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Brazilian student Claus Souza says he loves the Laurentian campus and wants to stay in Sudbury - if there's good work to be found. While the university has been successful in luring more and more foreign students, keeping them in the city after they graduate is another story. (Gino Donato for The Globe and Mail)
Brazilian student Claus Souza says he loves the Laurentian campus and wants to stay in Sudbury - if there's good work to be found. While the university has been successful in luring more and more foreign students, keeping them in the city after they graduate is another story. (Gino Donato for The Globe and Mail)

Test Drive: Ontario

Why Sudbury is an unlikely magnet for global education Add to ...

It's a hopeful story for blue-collar company towns that aim to be something more. But for a really happy ending, Sudbury won't be able to rely just on its own born and bred.

As populations age, most Western cities need a steady flow of newcomers. That's especially the case for a smaller northern outpost that will always see a chunk of its youth head for Toronto or other larger cities.

And that's where the magnetic pull of higher education comes in.

Settlement issues

Laurentian has buzz. Having served for most of its history largely as a default option for kids who grew up in Sudbury or parts north, it's reinventing itself as a school that excels in certain fields - largely sciences that can be put to use in natural resource development.

The shift has accelerated since last year's appointment of Dominic Giroux - a 34-year-old ball of energy who was a rising star in the provincial civil service - as the university's president.

Particularly encouraging, from the perspective of building human capital, is the university's increasing focus on attracting foreign students and its graduate programs, who, according to the Council of Ontario Universities, are more likely to find work in Canada than undergraduates.

The province recently took measures to encourage graduate students to stay by introducing rules that will allow those with PhDs to be fast-tracked for permanent residency even before they find jobs - a provision that may eventually be extended to those who've earned masters degrees.

But whether those who stay in Ontario will stay in Sudbury is a different matter. No statistics are available for how many students settle locally, but Mr. Luk estimates it's only about 10 per cent.

Part of the problem could be that Laurentian's campus, a spacious green property adjacent to a beach and a golf course, sits like an island within the city. Students who come from elsewhere can easily resist integrating themselves into a car-centric city with limited multiculturalism.

Revitalizing the downtown, which Mr. Rodriguez candidly acknowledges is "ratty" next to the retail-heavy newer parts of town, is a priority. Toward that end, Mr. Giroux is championing a new architecture school that - if provincial funding comes through - would be in the core. The idea is that the building itself, to be designed by the internationally renowned (and Sudbury-bred) Bruce Mau, would bring new life to the cityscape. So would having hundreds of students attending classes downtown.

But most everyone acknowledges that by far the biggest factor in keeping newcomers around is interesting, well-paid work in their chosen field.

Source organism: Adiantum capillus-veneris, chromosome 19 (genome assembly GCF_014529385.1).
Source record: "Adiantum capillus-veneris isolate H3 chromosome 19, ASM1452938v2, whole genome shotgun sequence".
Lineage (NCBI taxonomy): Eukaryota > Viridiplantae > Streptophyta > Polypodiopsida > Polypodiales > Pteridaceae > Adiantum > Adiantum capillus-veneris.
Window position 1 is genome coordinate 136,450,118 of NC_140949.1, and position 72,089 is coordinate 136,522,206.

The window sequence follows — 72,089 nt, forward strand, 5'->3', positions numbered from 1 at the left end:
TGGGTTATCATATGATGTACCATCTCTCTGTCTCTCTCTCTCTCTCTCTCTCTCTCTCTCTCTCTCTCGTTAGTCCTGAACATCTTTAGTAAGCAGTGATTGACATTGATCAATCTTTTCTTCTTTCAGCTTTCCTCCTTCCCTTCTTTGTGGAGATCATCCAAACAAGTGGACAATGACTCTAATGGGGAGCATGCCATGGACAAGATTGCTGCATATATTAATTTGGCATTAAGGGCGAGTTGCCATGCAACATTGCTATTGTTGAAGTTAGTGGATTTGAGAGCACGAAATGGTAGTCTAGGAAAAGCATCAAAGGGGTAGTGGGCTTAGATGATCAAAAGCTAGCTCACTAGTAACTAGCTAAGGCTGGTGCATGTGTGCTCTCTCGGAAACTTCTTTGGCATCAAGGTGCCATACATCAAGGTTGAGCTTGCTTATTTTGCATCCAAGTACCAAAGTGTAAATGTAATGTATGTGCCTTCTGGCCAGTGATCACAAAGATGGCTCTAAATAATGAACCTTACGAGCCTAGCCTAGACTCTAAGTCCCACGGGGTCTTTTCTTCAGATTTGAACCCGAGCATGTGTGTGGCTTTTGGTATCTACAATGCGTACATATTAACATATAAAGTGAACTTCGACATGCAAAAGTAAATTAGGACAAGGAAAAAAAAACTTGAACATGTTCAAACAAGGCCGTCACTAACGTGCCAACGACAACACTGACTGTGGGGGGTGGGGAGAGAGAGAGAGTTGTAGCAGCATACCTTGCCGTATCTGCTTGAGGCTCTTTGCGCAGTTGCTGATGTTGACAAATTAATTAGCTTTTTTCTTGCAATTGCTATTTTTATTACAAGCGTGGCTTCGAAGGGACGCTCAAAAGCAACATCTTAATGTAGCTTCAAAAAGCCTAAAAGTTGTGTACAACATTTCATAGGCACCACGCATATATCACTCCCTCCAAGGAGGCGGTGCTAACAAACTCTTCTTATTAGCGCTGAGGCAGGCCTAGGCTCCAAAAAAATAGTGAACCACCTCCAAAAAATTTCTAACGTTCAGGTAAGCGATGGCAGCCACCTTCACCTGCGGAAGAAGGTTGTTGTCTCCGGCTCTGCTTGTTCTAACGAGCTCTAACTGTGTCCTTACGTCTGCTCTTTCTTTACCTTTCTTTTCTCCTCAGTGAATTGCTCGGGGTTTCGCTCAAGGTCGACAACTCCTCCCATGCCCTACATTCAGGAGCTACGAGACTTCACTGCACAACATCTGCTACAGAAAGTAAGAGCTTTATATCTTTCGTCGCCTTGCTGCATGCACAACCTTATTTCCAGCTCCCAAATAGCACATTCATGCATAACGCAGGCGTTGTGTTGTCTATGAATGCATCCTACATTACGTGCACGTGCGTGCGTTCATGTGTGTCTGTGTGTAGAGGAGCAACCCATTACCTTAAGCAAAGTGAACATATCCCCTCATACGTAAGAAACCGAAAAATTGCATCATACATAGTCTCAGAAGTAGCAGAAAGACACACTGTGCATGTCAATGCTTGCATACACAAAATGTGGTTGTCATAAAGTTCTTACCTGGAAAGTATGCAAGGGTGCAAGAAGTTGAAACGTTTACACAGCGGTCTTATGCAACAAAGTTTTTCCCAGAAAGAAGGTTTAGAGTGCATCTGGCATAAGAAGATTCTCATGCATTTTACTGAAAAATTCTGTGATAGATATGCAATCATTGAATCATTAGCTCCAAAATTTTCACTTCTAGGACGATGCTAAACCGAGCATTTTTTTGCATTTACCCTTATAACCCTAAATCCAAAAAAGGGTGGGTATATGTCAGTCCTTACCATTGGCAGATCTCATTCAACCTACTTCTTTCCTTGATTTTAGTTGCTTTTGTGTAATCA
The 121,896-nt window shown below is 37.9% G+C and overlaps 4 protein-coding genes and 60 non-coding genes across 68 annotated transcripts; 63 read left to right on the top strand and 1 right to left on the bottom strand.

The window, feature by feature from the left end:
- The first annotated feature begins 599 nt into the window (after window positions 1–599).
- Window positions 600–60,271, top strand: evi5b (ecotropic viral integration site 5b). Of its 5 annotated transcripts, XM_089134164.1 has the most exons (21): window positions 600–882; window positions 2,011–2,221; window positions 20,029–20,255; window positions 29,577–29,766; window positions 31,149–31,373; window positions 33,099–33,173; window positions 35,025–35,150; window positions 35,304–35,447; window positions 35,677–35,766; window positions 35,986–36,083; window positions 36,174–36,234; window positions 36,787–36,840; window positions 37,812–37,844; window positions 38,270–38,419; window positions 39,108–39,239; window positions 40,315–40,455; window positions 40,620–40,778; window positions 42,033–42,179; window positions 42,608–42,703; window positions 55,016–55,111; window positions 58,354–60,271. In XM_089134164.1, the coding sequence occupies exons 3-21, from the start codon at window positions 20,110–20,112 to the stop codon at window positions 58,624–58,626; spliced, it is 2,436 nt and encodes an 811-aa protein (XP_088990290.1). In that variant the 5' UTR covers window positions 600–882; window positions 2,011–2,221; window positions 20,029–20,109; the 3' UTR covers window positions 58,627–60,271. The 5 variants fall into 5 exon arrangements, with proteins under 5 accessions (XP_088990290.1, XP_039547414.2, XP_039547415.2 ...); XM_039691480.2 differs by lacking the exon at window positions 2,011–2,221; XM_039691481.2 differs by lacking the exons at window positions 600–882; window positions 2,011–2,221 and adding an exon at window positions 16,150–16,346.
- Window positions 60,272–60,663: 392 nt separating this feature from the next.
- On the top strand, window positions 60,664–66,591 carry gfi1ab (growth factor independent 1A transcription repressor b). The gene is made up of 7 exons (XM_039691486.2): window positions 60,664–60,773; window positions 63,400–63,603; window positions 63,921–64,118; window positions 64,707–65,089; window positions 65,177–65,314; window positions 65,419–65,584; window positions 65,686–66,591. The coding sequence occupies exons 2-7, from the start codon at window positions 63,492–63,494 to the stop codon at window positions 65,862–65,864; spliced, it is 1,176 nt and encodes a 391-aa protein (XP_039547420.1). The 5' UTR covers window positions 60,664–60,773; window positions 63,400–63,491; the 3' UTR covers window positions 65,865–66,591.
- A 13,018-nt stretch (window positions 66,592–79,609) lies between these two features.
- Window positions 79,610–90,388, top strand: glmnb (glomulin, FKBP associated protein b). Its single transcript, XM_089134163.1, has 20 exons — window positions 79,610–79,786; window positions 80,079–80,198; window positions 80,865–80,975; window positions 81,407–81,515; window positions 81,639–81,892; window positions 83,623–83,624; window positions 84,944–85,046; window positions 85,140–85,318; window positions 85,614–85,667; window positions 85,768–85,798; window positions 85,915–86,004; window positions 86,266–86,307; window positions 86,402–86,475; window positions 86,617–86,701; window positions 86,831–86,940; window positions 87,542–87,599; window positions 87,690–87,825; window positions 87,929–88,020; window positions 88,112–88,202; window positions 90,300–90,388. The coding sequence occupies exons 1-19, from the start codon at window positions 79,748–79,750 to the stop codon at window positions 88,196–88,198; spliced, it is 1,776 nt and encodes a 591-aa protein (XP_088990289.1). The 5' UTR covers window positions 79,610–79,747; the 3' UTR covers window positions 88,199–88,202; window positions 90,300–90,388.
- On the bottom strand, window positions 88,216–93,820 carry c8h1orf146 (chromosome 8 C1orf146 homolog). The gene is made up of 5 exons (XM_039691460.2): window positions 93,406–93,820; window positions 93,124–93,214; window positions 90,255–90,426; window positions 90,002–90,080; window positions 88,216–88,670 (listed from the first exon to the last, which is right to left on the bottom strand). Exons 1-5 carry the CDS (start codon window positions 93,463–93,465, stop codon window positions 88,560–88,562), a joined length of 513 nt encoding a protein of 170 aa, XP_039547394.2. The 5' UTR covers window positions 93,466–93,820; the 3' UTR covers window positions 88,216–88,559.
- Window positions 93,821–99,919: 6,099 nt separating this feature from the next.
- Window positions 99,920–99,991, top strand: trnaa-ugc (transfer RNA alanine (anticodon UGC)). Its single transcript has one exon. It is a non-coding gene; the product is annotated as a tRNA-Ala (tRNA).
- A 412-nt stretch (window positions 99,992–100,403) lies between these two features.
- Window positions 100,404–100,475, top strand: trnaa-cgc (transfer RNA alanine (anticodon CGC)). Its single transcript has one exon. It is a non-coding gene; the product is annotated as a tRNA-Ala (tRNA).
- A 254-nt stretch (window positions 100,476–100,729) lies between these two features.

In interviews, a Chinese student and a Brazilian student expressed a desire to stay in Canada. They're willing to give Sudbury a chance, but they'll go where opportunity lies.

Universities can help create that opportunity by connecting students to local employers through work programs. The federal government loosened restrictions on student visas four years ago to allow off-campus work, and Laurentian - like most schools - still hasn't fully taken advantage of it.

But ultimately, employers must have enough high-end jobs to keep graduates around permanently. And For all of Sudbury's progress, that's where the constraints typical for northern Ontario cities still fall leave it short.

Looking to the 'Ring of Fire'

From an inadequate transportation system to soaring energy prices, there are all sorts of impediments to creating attractive jobs in the north. And Mr. Rodriguez, like many northern Ontarians, thinks the province is failing falling down in addressing them.

"You need a different creative class of people," he says. "And we've got an education infrastructure that can deliver that. But what's the point, if they can't find the jobs here? So they'll ultimately leave us, and they have been leaving us."

Mr. Rodriguez cites the emergence of chromite mining in the "Ring of Fire" in the province's northwest as an opportunity to capitalize on Sudbury's resources, rather than shipping raw material overseas to have value added.

"You heard it here first," he says. "That chromite is going to come down to the CN line, and it'll go on ocean containers. It'll ship all the way out to Prince Rupert, right onto the ships, and they'll go all the way to China. And we'll buy back stainless steel."

He can be forgiven for being a tad dramatic. For all Sudbury's progress, its geography means it will have to scratch and claw to maintain it.

It is precisely the sort of reinvented economy that Mr. McGuinty's government is supposed to be helping. The Premier is getting the foreign students he wants. Next, he'll need more of a plan to put that human capital to good use.

Peter Luk can get them here. Others will have to make them want to stay.

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